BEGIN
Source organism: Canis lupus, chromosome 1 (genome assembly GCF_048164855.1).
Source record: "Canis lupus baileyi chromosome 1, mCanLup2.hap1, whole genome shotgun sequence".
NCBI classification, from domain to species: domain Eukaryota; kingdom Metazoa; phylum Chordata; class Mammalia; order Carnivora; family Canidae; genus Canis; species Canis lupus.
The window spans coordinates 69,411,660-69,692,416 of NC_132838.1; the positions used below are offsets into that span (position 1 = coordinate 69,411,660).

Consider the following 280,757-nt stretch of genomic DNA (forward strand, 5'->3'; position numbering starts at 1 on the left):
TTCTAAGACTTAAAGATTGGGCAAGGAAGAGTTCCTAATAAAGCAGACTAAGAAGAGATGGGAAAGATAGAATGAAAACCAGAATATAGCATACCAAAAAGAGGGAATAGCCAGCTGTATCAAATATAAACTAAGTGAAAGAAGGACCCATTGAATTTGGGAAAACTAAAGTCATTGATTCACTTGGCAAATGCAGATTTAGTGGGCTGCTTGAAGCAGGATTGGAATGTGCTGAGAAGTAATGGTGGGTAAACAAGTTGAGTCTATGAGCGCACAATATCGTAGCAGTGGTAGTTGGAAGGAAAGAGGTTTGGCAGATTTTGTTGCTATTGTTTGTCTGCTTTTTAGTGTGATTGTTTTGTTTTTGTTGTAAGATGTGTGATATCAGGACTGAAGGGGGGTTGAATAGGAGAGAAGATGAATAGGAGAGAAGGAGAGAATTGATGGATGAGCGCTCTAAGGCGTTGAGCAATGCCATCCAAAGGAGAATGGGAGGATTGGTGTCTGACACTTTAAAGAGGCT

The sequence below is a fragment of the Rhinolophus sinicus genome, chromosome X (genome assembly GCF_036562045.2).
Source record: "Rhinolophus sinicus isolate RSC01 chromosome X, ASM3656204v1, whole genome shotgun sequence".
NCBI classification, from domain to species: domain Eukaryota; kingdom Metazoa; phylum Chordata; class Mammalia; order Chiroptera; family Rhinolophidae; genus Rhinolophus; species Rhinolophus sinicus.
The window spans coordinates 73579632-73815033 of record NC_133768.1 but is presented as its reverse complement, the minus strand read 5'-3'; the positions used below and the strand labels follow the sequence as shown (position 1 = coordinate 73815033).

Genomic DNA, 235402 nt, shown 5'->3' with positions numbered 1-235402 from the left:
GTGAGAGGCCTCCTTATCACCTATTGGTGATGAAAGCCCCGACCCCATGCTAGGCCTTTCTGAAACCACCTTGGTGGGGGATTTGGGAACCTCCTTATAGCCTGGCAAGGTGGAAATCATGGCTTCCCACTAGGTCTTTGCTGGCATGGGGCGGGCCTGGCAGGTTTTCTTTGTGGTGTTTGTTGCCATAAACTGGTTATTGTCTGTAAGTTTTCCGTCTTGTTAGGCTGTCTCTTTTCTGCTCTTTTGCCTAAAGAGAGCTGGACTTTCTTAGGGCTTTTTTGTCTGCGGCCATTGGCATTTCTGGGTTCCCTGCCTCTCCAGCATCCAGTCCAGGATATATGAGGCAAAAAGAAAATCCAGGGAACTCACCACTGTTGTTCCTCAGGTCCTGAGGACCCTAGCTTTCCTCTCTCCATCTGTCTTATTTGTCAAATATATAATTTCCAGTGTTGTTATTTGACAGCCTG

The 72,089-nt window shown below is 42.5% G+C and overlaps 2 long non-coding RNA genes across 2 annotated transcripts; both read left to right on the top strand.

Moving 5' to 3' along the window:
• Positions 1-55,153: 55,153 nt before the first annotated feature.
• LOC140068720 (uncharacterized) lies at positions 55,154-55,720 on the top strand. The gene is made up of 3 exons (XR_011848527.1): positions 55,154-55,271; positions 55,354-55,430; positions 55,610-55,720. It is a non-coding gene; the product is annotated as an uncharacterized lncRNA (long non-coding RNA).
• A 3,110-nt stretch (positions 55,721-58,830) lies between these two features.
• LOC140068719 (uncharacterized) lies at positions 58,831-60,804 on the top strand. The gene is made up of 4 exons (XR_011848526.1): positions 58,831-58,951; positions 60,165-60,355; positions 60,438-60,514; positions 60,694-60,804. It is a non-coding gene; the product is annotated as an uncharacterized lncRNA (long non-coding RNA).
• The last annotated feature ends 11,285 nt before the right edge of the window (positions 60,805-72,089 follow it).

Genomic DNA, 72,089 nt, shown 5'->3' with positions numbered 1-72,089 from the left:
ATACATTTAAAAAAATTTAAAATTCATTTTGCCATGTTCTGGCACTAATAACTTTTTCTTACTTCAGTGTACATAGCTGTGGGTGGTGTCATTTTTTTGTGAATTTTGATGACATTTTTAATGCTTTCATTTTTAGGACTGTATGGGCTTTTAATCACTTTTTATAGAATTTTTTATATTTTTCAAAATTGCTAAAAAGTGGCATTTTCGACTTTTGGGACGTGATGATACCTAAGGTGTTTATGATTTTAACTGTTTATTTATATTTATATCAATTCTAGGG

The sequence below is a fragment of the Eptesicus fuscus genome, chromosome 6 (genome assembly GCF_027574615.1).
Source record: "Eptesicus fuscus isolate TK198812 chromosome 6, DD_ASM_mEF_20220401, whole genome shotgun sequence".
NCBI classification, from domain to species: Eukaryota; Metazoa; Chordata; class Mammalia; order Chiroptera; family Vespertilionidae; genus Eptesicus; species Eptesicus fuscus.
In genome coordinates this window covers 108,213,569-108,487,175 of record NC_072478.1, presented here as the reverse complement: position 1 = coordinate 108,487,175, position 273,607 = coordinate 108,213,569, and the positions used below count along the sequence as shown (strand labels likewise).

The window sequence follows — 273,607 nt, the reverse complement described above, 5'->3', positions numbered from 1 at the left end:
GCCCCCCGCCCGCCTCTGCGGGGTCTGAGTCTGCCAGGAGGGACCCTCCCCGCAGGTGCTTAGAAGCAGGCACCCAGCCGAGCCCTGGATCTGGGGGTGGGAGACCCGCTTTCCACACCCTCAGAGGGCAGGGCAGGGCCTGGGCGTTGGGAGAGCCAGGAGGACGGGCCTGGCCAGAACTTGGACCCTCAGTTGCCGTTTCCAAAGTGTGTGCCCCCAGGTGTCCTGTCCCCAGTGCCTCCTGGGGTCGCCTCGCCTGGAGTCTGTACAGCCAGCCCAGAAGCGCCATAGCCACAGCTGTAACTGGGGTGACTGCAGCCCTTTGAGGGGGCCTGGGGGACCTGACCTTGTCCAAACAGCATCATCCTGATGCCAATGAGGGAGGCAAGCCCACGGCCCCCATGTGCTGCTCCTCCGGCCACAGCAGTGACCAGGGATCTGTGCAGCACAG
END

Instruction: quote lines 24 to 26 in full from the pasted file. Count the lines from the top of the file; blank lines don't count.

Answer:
NCBI classification, from domain to species: Eukaryota; Metazoa; Chordata; class Mammalia; order Chiroptera; family Vespertilionidae; genus Eptesicus; species Eptesicus fuscus.
In genome coordinates this window covers 108,213,569-108,487,175 of record NC_072478.1, presented here as the reverse complement: position 1 = coordinate 108,487,175, position 273,607 = coordinate 108,213,569, and the positions used below count along the sequence as shown (strand labels likewise).

The window sequence follows — 273,607 nt, the reverse complement described above, 5'->3', positions numbered from 1 at the left end: